Kerry heads to Cairo to broker Israel-Gaza ceasefire

US secretary of state flies to Egyptian capital to join mediation efforts; some American officials reportedly warned him against it

US Secretary of State John Kerry (photo credit: AP Photo/J. Scott Applewhite)
US Secretary of State John Kerry (photo credit: AP Photo/J. Scott Applewhite)

US Secretary of State John Kerry is expected in Cairo Monday for discussions surrounding a ceasefire between Israel and Hamas.

The White House said Kerry will seek “an immediate cessation of hostilities based on a return to the November 2012 ceasefire agreement,” and stressed the need to protect civilian life both “in Gaza and in Israel.”

Channel 2 analyst Ehud Ya’ari, one of Israel’s most respected commentators, said shortly after the announcement of Kerry’s impending return to the Middle East that, as far as Israel is concerned, the secretary of state’s ceasefire trip is premature “and bad for Israel,” and that he should have left it to the Egyptians to lead the ceasefire effort. Ya’ari said many people, “including senior American officials,” tried to convey this to Kerry.

This marks the continuing trend of the Obama Administration “to give credit” to the Muslim Brotherhood, in this case Hamas, Ya’ari said, except that now it’s graver, because “we’re in a war.”

Kerry was caught critiquing Israel’s handling of the ongoing conflict in the Gaza Strip on an open mic earlier on Sunday.

“It’s a hell of a pinpoint operation, it’s a hell of a pinpoint operation,” Kerry told an aide over the phone, seemingly criticizing the Israeli government’s pledge to limit the scope of its ground invasion, Politico reported.

Kerry used the same word, “pinpoint,” that was employed by Israeli Prime Minister Benjamin Netanyahu during a Sunday interview with CNN.

“There are very few examples in history of countries that have been rocketed on this scale,” Netanyahu told CNN. “If you look at our response, it’s actually very measured and trying to be as pinpointed as we can.”

Later in the phone call, Kerry added: “We’ve got to get over there…. I think John, we ought to go tonight. I think it’s crazy to be sitting around.”

But elsewhere Kerry defended Israel’s position.

Kerry told NBC’s “Meet the Press” that it is “unacceptable by any standard anywhere in the world” and that Israel must protect its citizens.

In response to a question on ABC’s “This Week,” Kerry dismissed claims that Israel was committing genocide as “rhetoric that we’ve heard many, many times.”

Kerry turned his answer into an excoriation of Hamas and continued, “What they need to do is stop rocketing Israel and accept a ceasefire. It’s very, very clear that they’ve tunneled under Israel. They’ve tried to come out of those tunnels with people with handcuffs and tranquilizer drugs to capture Israeli citizens and hold them for ransom, or worse. They’ve been rocketing Israel with thousands of rockets.

“They’ve been offered a ceasefire, and they’ve refused to take the ceasefire. Even though Egypt and others have called for that ceasefire, they’ve just stubbornly invited further efforts to try to defuse the ability to be able to rocket Israel.”

Kerry, a combat veteran, said that the situation in Gaza was “ugly, obviously,” acknowledging that “war is ugly, and bad things are going to happen,” but he added that “they” — not specifying whether he meant Hamas or the Palestinian Authority as a whole — “need to recognize their own responsibility.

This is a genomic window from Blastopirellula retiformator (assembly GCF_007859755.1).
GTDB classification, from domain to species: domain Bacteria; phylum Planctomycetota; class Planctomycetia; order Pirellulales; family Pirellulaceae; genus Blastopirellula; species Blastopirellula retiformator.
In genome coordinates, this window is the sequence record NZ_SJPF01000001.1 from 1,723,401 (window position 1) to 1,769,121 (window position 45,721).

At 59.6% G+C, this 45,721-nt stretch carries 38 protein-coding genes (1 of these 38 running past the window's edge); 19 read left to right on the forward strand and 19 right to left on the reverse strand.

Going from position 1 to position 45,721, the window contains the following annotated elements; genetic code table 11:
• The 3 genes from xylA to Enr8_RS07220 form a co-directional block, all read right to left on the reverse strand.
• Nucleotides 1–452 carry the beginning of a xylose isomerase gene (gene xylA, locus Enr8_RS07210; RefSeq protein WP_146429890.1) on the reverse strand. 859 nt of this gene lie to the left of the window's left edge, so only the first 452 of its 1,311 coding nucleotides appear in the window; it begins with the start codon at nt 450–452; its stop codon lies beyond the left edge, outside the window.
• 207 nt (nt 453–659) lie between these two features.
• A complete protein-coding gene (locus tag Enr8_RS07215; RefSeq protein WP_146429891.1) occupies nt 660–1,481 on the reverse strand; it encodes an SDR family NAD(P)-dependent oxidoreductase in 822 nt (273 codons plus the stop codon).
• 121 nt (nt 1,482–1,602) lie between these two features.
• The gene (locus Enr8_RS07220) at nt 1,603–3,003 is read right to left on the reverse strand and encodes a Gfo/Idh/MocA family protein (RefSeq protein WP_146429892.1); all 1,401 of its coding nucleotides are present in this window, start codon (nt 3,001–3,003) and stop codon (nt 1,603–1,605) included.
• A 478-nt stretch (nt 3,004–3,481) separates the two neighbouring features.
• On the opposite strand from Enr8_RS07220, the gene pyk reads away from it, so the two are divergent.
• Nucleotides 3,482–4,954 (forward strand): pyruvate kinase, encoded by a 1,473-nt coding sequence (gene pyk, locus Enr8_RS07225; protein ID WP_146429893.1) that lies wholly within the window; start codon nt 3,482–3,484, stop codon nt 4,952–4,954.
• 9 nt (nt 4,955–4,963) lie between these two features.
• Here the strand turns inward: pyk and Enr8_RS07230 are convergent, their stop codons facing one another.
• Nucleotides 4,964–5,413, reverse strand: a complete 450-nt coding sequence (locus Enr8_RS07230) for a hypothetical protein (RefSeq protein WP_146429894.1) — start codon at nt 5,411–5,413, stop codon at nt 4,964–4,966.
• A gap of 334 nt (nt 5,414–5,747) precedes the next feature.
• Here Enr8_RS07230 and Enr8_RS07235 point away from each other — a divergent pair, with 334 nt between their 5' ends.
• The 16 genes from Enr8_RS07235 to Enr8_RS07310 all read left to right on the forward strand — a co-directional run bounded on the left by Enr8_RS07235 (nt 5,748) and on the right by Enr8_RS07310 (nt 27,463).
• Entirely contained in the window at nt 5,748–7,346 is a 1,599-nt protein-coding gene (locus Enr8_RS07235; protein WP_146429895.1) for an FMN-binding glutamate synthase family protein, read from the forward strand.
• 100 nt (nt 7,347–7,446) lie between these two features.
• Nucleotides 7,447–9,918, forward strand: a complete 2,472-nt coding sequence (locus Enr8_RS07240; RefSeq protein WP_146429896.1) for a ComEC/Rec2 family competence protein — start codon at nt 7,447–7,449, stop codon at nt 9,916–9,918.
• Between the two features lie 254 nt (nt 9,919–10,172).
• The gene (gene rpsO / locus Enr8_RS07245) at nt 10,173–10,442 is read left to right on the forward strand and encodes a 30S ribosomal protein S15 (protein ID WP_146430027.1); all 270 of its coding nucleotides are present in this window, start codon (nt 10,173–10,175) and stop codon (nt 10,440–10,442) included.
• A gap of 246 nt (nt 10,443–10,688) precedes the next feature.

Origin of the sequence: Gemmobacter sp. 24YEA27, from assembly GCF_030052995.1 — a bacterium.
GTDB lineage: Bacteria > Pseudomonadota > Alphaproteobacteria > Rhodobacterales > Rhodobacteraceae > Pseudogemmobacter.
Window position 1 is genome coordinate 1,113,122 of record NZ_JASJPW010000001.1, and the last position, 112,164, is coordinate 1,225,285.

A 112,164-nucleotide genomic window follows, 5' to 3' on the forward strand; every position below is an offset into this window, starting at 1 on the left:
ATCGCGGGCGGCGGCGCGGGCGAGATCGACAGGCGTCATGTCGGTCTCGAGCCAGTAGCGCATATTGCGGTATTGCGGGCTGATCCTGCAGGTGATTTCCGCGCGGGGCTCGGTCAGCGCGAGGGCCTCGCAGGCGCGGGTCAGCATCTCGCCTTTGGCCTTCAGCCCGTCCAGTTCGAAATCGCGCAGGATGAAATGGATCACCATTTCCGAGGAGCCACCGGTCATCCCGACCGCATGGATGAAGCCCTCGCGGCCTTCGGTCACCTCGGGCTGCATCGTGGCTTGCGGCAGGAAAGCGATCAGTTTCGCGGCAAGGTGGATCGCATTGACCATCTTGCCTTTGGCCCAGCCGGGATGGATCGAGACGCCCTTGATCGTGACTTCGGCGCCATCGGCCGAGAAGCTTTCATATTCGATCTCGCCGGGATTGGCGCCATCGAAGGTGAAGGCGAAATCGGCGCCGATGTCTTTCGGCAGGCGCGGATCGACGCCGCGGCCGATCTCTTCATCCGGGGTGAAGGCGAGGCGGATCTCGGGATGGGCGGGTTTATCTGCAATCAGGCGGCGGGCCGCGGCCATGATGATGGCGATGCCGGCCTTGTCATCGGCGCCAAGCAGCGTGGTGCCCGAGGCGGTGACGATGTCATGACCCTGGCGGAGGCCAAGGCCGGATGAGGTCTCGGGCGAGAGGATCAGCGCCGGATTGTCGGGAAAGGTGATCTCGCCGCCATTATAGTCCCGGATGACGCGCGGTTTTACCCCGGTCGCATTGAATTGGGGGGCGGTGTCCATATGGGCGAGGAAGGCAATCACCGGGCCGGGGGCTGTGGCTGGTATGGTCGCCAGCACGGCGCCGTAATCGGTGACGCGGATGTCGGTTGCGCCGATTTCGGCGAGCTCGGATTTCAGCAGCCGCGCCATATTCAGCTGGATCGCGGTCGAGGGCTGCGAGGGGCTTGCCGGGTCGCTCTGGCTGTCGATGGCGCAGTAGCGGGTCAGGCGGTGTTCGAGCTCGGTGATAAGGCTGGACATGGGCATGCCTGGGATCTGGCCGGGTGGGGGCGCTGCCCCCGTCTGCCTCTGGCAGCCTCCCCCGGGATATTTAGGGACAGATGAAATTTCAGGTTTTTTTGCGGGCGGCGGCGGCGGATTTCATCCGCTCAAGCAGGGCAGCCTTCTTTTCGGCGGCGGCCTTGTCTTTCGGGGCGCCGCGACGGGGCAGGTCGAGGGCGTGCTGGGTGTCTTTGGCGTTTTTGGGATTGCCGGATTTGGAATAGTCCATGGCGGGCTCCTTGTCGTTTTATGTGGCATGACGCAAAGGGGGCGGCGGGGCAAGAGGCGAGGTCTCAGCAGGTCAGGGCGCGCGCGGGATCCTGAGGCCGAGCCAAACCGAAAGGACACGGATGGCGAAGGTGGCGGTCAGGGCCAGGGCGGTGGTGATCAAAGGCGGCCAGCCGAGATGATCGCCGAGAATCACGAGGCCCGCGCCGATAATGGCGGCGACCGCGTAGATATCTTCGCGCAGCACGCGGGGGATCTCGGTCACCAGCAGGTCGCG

“We have offered to have a ceasefire and then negotiate the issues. We’ve obviously shown our bona fides in the United States, and the president has put his presidency behind the effort to try to find peace in the region,” he continued. “So they need to join up and be responsible and accept a unilateral — not a unilateral, but a multilateral ceasefire without conditions, and then we pledge to discuss all the underlying issues, which we’ve been trying to do for the last year-and-a-half.”

Kerry placed responsibility for the escalation on Hamas, arguing that “when three young Israeli kids are taken and murdered, and Hamas applauds it and celebrates the fact that they were kidnapped and supported the kidnapping, and then starts rocketing Israel when they’re looking for the people who did it, that’s out of balance by any standard, George. And I think it’s important for people to remember the facts that led to this. Hamas needs to join up, be part of a solution, not the problem.”

In interviews with US media on Sunday, Netanyahu said Israel had to stop the rockets and the Hamas tunnels. He said Israel needs “a sustainable ceasefire” and to work for a demilitarized Gaza. Speaking to CNN, Netanyahu said of Hamas: “They want to pile up as many dead civilians as they can… The more dead, the better.”

Netanyahu and Kerry were speaking after Israeli strikes on Gaza’s Shejaiya neighborhood killed 60 people, Palestinian medical officials in the Gaza Strip reported.

Thirteen Israeli soldiers were killed in the fighting there soon after midnight Saturday-Sunday, the IDF announced later Sunday, bringing to 18 the toll of IDF soldiers killed in the conflict to date.

Israeli officials said Shejaiya is a Hamas stronghold, and that 150 rockets had been launched from that area in the past two weeks, Israel’s Channel 2 reported. Israeli military officials said Sunday that they had told civilians to leave the Shejaiya area days ago, ahead of the IDF military action.

Rebecca Shimoni Stoil contributed to this report. 

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